In addition, preparatory work is being done in the development of a new bridge across the Demerara River and on a second entrance into Georgetown from Diamond to ease the evident congestion that has arisen from the rapid development of the East Bank of Demerara corridor. Only two nights ago a large amount of Guyanese could not make it in time to the stadium to see a beautiful opening of that match when I drove the ball through the covers.
In social infrastructure, new schools and dormitories have been built at Mabaruma, Aurora, Parika, Diamond, No. 8 Village West Coast Berbice, No. 79 Village, Paramakatoi, and Surama.
New hospitals and health facilities have been commissioned at Georgetown, Linden, Mabaruma and Lethem.
There is the new National Ophthalmology Hospital at Port Mourant and new diagnostic and treatment centres at Suddie, Leonora, Diamond and Mahaicony.
Water treatment plants have been constructed at Lima, Vergenoegen, Cotton Tree, Sophia, No. 56 Village and Queenstown, Berbice. Water wells have been sunk at Hague, Somerset, Parfait Harmonie, Tuschen, Diamond, Manchester, No. 47 Village, and Rose Hall.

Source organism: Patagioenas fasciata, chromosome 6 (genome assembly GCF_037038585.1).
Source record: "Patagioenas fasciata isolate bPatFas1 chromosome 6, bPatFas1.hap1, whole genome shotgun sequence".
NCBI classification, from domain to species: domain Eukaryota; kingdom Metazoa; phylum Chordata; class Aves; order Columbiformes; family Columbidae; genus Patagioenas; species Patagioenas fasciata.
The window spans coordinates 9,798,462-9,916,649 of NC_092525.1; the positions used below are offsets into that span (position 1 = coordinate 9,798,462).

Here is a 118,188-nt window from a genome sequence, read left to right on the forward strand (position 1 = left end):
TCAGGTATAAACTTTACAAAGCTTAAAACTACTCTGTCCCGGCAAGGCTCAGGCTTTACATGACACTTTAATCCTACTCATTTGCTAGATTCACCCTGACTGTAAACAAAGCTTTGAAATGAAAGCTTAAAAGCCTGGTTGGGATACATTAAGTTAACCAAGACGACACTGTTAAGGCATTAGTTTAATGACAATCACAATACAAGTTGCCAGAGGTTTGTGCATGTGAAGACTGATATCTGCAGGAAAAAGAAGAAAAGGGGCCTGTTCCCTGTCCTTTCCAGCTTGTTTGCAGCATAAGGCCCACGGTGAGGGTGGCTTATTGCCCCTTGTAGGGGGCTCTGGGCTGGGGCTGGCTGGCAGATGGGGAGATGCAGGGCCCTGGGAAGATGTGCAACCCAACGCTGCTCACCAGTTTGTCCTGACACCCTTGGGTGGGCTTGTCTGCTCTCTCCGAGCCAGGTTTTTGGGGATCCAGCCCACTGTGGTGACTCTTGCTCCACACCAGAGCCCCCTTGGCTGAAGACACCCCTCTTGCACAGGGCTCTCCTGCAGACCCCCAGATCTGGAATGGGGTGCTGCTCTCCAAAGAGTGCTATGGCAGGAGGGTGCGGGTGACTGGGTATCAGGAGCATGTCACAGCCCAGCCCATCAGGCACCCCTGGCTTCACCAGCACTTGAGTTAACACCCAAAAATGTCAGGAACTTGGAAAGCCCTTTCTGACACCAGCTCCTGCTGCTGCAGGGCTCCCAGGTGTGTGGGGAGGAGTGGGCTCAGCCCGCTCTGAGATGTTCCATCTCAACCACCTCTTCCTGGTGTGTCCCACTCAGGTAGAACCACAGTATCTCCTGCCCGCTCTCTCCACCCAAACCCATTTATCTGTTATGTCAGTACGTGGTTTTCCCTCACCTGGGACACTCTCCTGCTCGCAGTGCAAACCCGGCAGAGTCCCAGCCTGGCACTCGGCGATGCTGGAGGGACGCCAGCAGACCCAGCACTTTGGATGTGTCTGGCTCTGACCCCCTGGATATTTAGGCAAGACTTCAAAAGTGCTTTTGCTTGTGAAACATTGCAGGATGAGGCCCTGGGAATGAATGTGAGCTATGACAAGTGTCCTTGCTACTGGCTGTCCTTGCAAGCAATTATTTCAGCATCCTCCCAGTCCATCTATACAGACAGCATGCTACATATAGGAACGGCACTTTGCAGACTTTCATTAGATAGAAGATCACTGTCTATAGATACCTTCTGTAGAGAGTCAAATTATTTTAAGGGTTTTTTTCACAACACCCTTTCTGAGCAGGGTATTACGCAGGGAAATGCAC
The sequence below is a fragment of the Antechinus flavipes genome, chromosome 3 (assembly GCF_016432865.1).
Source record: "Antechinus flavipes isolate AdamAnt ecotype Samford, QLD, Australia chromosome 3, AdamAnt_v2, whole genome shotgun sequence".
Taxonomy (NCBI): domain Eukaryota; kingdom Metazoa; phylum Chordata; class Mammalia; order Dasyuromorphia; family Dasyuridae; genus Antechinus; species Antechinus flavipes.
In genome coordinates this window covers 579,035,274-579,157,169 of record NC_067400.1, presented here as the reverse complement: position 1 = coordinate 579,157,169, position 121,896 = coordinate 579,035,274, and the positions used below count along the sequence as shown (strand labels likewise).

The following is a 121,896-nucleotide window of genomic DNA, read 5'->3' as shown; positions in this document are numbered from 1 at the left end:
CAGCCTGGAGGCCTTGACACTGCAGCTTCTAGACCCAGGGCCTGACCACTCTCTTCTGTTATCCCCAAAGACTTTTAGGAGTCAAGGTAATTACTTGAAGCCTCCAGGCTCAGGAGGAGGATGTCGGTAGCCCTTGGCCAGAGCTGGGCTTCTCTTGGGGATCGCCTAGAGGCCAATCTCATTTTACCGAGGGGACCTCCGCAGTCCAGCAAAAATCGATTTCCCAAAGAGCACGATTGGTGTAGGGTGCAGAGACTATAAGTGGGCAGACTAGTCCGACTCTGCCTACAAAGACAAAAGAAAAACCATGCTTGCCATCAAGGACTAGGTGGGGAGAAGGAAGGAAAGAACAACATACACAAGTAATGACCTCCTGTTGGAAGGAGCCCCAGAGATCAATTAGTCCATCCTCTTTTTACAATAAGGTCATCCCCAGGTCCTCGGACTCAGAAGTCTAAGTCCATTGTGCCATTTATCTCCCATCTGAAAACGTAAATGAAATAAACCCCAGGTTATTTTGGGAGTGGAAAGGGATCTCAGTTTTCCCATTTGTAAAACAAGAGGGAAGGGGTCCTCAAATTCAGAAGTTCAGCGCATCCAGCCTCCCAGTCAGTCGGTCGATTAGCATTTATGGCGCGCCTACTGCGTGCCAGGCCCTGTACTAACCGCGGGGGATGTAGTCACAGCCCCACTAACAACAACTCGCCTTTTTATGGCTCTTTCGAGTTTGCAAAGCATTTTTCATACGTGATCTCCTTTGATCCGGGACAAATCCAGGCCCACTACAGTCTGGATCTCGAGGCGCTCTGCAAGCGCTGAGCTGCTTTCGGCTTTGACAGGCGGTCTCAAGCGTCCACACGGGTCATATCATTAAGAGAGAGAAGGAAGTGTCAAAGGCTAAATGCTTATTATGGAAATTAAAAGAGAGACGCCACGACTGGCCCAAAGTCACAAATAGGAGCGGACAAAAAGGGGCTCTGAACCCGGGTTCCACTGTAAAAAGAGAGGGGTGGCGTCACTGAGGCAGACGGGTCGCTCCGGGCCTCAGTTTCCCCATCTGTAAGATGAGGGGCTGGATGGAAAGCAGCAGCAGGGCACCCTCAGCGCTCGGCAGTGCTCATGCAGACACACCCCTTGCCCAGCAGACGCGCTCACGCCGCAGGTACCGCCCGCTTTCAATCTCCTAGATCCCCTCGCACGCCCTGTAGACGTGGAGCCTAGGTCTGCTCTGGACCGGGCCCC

And let us not forget the tens of thousands of new house lots that have been, and are being developed across the country in places such as Diamond and Grove, affordable home ownership, including extension of tax breaks to people paying interest on low and middle income housing loans.
Since 2008, an additional 28,474 house lots have been distributed, 236 core houses and 80 Turnkey houses have been constructed.
Indeed since we first came to power, over a hundred thousand house lots have been distributed to the Guyanese people – bringing home ownership within the reach of almost every single Guyanese family.
In the electricity sector, two new power plants have been commissioned at Kingston, along with substations at Vreed-en-Hoop, Edinburg and Kingston, an upgraded transmission and distribution system was commissioned from Kingston to Sophia. Sub-marine cables have been laid from Kingston to Vreed-en-Hoop and from Vreed-en-Hoop to Edinburg and Canefield to No. 53 Village and are also under construction from Georgetown to Onverwagt.
In addition, under an ambitious hinterland electrification system, 12,351 solar panels have been distributed to households in the interior bringing electricity to those homes for the very first time.